Wednesday, March 19, 2008

My own peace I leave with you

Peace I leave with you; my peace I give to you; I do not give it to you as the world does. Do not let your hearts be distressed or lacking in courage. (John 14.27)
On the final night of Jesus' earthly life, he blesses his friends with these words of peace. In the Church, we speak of God's peace as that "which passes all understanding." It doesn't make sense.

We are very rational people steeped in a culture grounded in scientific facts and knowledge. We have trouble with things which are not rational. Somehow, we've mistaken rational for real. If something doesn't make rational sense, it must not be real, right?

Wrong!

I tell folks I've tried rationality and found it's overrated. Truth is, there are many things irrational which are very, very real. The most obvious one is love. Anyone who has been in love can tell you there is a lot about love which is irrational. It isn't logical and doesn't always make sense.

Grace is irrational too. Why would God pour out grace on us? More specifically, why would God pour out grace on sinners ... especially the "really bad sinners" (of course I don't believe in gradations of sin so that makes us all "really bad sinners" ... but that's another post for another time).

Peace isn't rational either. Most people define peace is an absence of conflict. I'm not sure that's truly what peace is. Conflict is a means for change and transformation, so the absence of conflict is stagnation. I think peace is when we can be in the midst of conflict, but do it in such a way that allows us to see Christ in another with whom we disagree ... and in such a way as to honor their humanity which, in turn, honors God.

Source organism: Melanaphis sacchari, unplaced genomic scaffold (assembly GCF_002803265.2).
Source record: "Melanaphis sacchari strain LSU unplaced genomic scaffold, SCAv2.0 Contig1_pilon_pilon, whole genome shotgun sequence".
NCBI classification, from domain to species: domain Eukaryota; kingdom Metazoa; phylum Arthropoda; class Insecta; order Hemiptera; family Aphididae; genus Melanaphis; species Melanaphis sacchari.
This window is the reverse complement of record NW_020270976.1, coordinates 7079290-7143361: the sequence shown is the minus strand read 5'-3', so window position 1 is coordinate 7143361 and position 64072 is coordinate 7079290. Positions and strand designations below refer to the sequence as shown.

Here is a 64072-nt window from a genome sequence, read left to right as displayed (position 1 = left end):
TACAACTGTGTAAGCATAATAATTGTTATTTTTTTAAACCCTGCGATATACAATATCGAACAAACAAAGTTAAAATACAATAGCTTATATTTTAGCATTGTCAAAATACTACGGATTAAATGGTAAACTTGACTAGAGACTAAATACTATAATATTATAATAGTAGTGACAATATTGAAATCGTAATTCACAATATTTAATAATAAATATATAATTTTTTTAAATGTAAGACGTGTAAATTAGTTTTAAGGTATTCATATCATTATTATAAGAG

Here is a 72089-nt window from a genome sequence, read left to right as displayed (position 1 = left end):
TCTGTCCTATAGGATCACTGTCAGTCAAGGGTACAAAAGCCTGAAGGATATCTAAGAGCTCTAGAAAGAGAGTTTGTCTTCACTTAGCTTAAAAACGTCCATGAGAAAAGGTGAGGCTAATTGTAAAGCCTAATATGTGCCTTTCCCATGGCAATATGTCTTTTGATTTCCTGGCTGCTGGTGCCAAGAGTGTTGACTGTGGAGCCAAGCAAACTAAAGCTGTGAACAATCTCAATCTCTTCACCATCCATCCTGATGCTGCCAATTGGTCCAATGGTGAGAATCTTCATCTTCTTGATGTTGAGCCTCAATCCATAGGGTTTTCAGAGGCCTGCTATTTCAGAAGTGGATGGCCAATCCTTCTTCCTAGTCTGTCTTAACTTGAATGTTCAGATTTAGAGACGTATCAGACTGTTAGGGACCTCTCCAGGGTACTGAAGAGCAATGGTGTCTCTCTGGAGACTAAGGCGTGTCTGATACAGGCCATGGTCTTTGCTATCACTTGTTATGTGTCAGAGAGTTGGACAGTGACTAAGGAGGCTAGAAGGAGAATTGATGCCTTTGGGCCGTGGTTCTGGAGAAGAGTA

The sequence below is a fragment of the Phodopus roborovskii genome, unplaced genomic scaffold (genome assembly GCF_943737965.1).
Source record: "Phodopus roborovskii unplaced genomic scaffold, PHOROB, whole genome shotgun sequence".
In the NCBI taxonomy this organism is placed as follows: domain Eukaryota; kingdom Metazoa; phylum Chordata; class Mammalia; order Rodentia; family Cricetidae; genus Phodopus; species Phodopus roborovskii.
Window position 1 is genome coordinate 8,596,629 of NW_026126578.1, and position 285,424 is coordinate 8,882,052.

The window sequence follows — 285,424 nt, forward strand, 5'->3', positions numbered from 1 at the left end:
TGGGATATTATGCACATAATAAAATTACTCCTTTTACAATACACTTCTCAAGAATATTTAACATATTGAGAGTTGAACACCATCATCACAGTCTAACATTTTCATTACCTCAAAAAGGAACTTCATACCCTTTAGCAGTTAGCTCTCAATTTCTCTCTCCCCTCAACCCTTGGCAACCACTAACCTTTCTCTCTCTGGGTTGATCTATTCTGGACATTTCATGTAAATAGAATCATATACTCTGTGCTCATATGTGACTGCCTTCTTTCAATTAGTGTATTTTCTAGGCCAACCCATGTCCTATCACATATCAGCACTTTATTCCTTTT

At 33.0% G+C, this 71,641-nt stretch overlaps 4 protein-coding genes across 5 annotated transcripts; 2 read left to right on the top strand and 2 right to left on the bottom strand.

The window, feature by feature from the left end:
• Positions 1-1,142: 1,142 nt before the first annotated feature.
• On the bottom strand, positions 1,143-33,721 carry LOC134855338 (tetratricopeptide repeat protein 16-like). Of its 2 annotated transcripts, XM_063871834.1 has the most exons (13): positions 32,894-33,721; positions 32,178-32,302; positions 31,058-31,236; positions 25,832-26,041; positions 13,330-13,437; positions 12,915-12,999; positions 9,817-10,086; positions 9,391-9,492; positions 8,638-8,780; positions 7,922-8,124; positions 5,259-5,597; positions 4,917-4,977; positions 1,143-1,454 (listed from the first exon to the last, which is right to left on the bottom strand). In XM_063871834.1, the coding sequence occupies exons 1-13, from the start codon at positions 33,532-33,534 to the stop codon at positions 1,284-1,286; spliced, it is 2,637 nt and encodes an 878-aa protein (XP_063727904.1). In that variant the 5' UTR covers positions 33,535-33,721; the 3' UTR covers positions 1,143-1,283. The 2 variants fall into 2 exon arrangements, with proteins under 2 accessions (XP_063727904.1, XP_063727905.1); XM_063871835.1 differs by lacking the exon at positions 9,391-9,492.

This week is Holy Week. It's the "high water mark" of the Christian year. It's not rational at all. The idea of a crucified God is pretty weird ... not at all rational. But God doesn't have to be rational to be real ... and neither to we.

2 comments:

Mrs. M said...

Thank you. I have such a hard time giving myself the freedom to let go of the rational. I appreciate the encouragement.

Virtual Vicar said...

You're welcome. I have problems letting go of it too. Guess that's a byproduct of both the Enlightenment and our modern scientific mindset.